Could a low-fat diet help improve fatigue in MS? – Online International News Network ReadingS


ISLAMABAD(Online): Previous research supports the idea that eating foods low in fat can improve one’s overall health; This includes reducing the risk of cardiovascular disease, obesity and cancer.

People with multiple sclerosis (MS) may experience improvements in fatigue by adopting a low-fat diet, according to a new study. The findings were published in the Journal of Multiple Sclerosis.

In this randomized controlled study, researchers examined 39 MS patients experiencing fatigue. They were divided into two groups: There were 19 people in the control group and they received diet education at the end of the 4-month study.
The other 20 people, the “active” group, received nutritional counseling for 2 weeks and then followed a low-fat diet for 12 weeks. Their blood was tested regularly to monitor its effects on health.

The group that received nutritional counseling and adopted a low-fat diet showed a large improvement in fatigue as measured by the Modified Fatigue Impact Scale. Participants answered questions once a month for researchers to analyze their ability to concentrate, focus and perform daily physical activities.
D., principal investigator and senior author, professor of neurology at OHSU. “With this randomized controlled trial, we were able to show that dietary changes may play an important role in symptom management in patients with multiple sclerosis (MS),” said Vijayshree Yadav. The director of the School of Medicine and the OHSU Multiple Sclerosis Center told Medical News Today:

“The investigation that diet can change symptoms in people with MS is an important finding and adds to the literature that diet is important in people with MS. People with MS constantly ask what type of diet they should follow. This study will add scientific validity to these questions,” he added.
But more research is needed to better understand the relationship between fatigue, MS, and a low-fat diet.

Dr. “As the next step, we are working on examining the blood collected from these subjects participating in the diet study,” Yadav said. “Using advanced techniques, the blood test will show chemical changes and may shed light on how fatigue changes in people with MS on a low-fat diet. We expect to have these results within the next 6 months. Additionally, we plan to conduct further studies to confirm these findings in a broader MS population.” . [United States].”
How does diet affect fatigue in multiple sclerosis?
Dr. D., associate professor of neurology at Yale School of Medicine and director of clinical research in neuroimmunology. “Diet has been a focus of attention for many years regarding its relationship with MS,” said Erin Longbrake, MD. Dr. Longbrake was not involved in this study.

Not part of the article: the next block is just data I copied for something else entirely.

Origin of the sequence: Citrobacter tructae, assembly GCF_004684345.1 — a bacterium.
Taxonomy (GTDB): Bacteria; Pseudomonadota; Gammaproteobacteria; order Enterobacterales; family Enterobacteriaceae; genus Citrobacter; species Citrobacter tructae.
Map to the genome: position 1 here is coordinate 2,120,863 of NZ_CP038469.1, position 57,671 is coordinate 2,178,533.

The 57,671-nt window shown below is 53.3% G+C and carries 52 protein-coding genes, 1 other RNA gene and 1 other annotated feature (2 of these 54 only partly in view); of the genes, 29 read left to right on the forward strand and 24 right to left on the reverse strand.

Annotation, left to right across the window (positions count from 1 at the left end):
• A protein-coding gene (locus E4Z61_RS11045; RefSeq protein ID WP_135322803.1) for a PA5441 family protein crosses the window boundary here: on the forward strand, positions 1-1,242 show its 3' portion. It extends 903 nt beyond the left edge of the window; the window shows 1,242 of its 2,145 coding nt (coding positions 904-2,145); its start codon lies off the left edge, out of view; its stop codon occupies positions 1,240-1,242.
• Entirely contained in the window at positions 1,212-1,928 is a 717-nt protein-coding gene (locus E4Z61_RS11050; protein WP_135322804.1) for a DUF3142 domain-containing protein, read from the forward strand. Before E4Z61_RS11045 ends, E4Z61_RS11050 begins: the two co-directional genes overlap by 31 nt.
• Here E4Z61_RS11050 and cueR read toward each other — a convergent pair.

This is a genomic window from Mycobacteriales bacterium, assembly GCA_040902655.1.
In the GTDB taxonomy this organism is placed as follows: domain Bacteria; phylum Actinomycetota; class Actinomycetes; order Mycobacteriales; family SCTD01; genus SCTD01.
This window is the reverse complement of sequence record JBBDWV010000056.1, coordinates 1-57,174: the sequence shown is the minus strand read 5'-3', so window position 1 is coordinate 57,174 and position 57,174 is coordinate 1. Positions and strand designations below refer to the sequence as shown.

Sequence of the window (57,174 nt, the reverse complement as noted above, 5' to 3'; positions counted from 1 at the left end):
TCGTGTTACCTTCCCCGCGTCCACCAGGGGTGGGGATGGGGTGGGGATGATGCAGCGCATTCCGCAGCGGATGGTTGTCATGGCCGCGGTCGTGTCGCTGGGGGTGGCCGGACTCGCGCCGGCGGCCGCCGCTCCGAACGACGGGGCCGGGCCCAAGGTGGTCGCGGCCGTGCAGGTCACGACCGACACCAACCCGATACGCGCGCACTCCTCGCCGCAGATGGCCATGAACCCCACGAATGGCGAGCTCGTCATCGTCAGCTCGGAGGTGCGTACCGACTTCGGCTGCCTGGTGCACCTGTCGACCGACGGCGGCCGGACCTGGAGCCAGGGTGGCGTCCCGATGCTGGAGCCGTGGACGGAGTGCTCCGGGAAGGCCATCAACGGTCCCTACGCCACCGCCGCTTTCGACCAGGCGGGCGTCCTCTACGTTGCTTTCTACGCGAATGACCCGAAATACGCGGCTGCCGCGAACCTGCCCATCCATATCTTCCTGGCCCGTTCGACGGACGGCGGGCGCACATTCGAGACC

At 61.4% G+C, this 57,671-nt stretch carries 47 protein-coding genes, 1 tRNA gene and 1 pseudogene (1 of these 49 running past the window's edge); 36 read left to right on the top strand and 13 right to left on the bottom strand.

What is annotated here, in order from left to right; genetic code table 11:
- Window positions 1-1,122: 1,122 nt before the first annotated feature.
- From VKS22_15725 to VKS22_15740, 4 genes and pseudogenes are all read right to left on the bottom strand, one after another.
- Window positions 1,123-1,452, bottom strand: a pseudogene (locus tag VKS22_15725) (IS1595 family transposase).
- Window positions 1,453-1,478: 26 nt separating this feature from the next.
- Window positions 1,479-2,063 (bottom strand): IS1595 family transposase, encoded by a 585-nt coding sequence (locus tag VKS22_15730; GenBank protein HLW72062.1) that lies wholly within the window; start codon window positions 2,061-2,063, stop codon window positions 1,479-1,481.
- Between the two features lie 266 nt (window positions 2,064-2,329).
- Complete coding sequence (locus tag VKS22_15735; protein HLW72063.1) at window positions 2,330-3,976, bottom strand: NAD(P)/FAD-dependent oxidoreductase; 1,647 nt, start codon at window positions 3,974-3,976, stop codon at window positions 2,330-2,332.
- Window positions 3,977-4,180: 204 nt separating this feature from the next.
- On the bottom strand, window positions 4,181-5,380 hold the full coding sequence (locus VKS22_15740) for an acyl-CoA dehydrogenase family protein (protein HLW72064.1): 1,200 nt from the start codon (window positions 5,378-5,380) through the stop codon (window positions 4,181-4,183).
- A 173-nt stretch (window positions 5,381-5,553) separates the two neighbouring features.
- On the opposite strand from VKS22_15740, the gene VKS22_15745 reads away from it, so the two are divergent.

He recommended:

“While there is no strong evidence that any one diet is sufficient to control the disease itself, some symptoms of the disease may be improved by certain diets. In this study they looked at a low-fat diet and found that – with some caveats – people on the diet had greater fatigue during the study compared to the control group.” showed that they reported improvement.”

“This aligns with my clinical experience; MS symptoms, such as pain or fatigue, are sometimes better when patients follow a healthy diet plan, like this low-fat diet, than when they don’t,” continued Dr. Longbrake. The relationship of diet to fatigue is unknown and unclear, explained John W. Lindsey, MD, professor and director of the Division of Multiple Sclerosis and Neuroimmunology at McGovern Medical School at UTHealth Houston, who was also not involved in this research.

“Researchers conducted this study to test whether high fat intake was associated with fatigue. They found a modest improvement in fatigue in subjects who followed the low-fat diet. Their diets also excluded red meat, and participants consumed fewer calories overall, and their intakes of other food groups also changed,” he said. Dr. Lindsey.
“It is unclear which of these changes may benefit. “We also need to consider the role of the placebo effect because subjects who changed their diet knew they were making a change and expected an improvement in fatigue,” he added.
Incorporating a low-fat diet into your daily life
Although a low-fat diet is beneficial for MS patients, it is also beneficial for a person’s overall health.
“People with MS who experience fatigue may consider trying dietary changes to see if their symptoms become less bothersome,” Longbrake explained. “A low-fat diet would be an example of a dietary change. In general, consistent observation for weeks to months is required before drawing conclusions about whether dietary changes are helping.”

There are simple, healthy swaps that can make a difference.
Dr. “A low-fat diet is better for overall health and is a good idea regardless of its impact on MS,” Lindsey said. “You can reduce your consumption of fried foods, replace red meat with baked fish or chicken, and increase your fruit and vegetable intake.”

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